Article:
In addition, NeroLINUX is also noticeably slower than either K3b or GnomeBaker. On one machine, both K3b and GnomeBaker took just over five minutes to write an .iso image to CD with verification turned on. On the same machine, with the same settings, NeroLINUX took more than 6.5 minutes to burn the same image. The functionality is all there, but basic responsiveness could be improved.

To buy or not to buy

NeroLINUX is available online in a 30-day trial version as either a .deb. or .rpm package, and currently sells for €20 (about $25.30). By contrast, the previous version sold for $69. However, despite this substantial saving and the improvement in performance over the last version, NeroLINUX offers few reasons to buy.

For one thing, NeroLINUX fails the first requirement of proprietary software for GNU/Linux: it equals, but in no way exceeds, its free software equivalents. Although the arrangements of features in the different interfaces make comparisons difficult, so far as I can tell, it offers no major features that are not matched by K3b or GnomeBaker, and has slightly fewer options than K3b. Nor does it offer a GUI as simple as KDE's arson or GNOME's Nautilus CD Burner for users who don't care about options.

Just as importantly, NeroLINUX represents a poor value compared to Nero 7 Premium, the latest offering for Windows. Currently available for €60, Nero 7 Premium offers not only CD/DVD burning, but also Nero StartSmart, a simplified GUI, and an array of other tools, including Nero Scout, a database that indexes system files for improved performance, Nero Vision, a tool for recording videos, and half a dozen other tools. NeroLINUX users do not even get the benefits of a cross-platform application that users can be comfortable with regardless of the operating system, since Nero Burning ROM, NeroLINUX's equivalent in Nero 7 Premium, has an entirely different interface.

Seven years ago, when free burning software was less mature and had poorer interfaces, NeroLINUX might have been a welcome addition to the GNU/Linux desktop. Now, its only market would seem to be those who have just switched from Windows and still find an illusion of comfort in proprietary software. For others, NeroLINUX has no serious problems -- but neither does it have any compelling reasons to buy.

Bruce Byfield is a computer journalist who writes regularly for

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on NeroLinux revisited: No better than the alternatives

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Anonymous Reader

Posted by: Anonymous Coward on July 27, 2006 04:01 AM
I like better k3b, but yesterday I had a problem with some new DVD discs from sony, My DVD player doesn't recognized, but the same ISO burned with nero, same disc brand, same speed, and my player recognized right away!!! I try a copuple of time with k3b and no go! but only wiht this new sony disc.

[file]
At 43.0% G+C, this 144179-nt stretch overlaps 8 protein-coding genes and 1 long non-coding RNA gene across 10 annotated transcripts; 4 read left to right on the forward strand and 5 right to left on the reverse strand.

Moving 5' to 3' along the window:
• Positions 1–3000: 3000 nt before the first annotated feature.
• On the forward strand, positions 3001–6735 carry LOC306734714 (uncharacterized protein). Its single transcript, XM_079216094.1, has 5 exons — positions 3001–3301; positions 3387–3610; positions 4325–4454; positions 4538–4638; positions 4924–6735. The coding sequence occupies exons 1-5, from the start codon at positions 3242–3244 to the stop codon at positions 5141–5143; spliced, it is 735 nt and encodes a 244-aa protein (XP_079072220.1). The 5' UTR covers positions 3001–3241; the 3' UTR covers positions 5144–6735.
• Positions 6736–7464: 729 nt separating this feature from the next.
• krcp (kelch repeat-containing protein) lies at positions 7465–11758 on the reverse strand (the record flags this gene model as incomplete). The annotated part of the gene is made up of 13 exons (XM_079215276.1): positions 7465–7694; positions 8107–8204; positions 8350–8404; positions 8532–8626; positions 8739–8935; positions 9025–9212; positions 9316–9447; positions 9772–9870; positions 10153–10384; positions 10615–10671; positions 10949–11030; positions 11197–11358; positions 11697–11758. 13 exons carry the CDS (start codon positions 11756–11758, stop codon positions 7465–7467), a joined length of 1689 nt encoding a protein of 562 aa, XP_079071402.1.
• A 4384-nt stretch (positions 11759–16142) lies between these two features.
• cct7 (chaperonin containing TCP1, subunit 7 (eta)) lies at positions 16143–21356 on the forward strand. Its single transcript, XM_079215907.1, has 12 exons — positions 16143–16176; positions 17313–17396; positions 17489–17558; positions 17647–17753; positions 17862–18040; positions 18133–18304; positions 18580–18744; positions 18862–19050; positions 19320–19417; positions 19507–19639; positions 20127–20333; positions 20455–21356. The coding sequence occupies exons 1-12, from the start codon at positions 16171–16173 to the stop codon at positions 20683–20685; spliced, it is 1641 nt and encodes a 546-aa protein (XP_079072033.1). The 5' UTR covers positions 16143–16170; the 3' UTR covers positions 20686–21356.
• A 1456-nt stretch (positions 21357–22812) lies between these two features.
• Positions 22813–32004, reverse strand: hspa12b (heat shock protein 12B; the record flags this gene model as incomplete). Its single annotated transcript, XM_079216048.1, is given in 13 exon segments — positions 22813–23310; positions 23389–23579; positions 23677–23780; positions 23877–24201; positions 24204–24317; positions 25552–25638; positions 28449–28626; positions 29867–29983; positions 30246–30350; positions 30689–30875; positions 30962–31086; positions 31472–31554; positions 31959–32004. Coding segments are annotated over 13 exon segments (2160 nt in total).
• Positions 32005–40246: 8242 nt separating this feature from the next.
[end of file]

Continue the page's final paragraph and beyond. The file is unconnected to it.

Re:Anonymous Reader

Posted by: Anonymous Coward on July 28, 2006 06:55 AM
Interesting. Might not be k3b. In the past I had problems like this normally a cdrtools update makes it disappear.

I had old versions of Nero give me the same problem on CD's. Ie I could burn then and have them work with k3b but if I burt with nero they would not. Disk companys sometimes change the infomation that is stored to the disk giving burning programs problems. The identifaction infomation is used to set all important lazer settings. If these are different between programs disk has different read abiltys. Or the disk is completely useless.

Sony must have done it this time. Please bug report it with as much infomation about the disks that you have. Because it will be fixed.


I had bought this

Posted by: Anonymous Coward on July 27, 2006 04:19 AM
A year ago I bought a copy of nero as it was the only software that would work with my usb-cased dvd burner. At the time GnomeBaker was lacking in many basic functions, at at $35 it was reasonably priced.

A year latter Nero doesn't work for some reason, and I have little insentive to find out why. Since kernel improvments have made my burner fully compatible.

More over there were no improvements to Nero in the last year. The interface and features are identical! What was a nice program one year ago, is a waste of money today. Open Source apps moved ahead, but nero invested no real effort in improving their product (beyond fixing bugs, which is nice of them).

Seems it's more a case of abandonware.


Re:I had bought this

Posted by: trentg on July 27, 2006 08:26 AM
I don't know if this will help you at all but I had the same problem. It turns out Nero doesn't like it when you have SELinux enabled but there is a workaround. The commands:
chcon -t texrel_shlib_t<nobr> <wbr></nobr>/usr/share/nero/*.so
setsebool -P allow_execmod=1
Fixed it for me.


A happy customer

Posted by: trentg on July 27, 2006 07:42 AM
I bought this program and I'm quite happy with it. K3B crashes on startup for me and I can't even get GnomeBaker installed on my old Fedora Core 4 machine. Not even with some RPM's I've found. If you've got another program that works well use that but if you're like me and you couldn't find anything else, Nero is worth the money.


Re:A happy customer

Posted by: Anonymous Coward on July 27, 2006 02:47 PM
just do:
#yum -y install gnomebaker
and it'll do the job
or to get both "k3b and gnomebaker" working you'd better update your system
#yum -y update


Re:A happy customer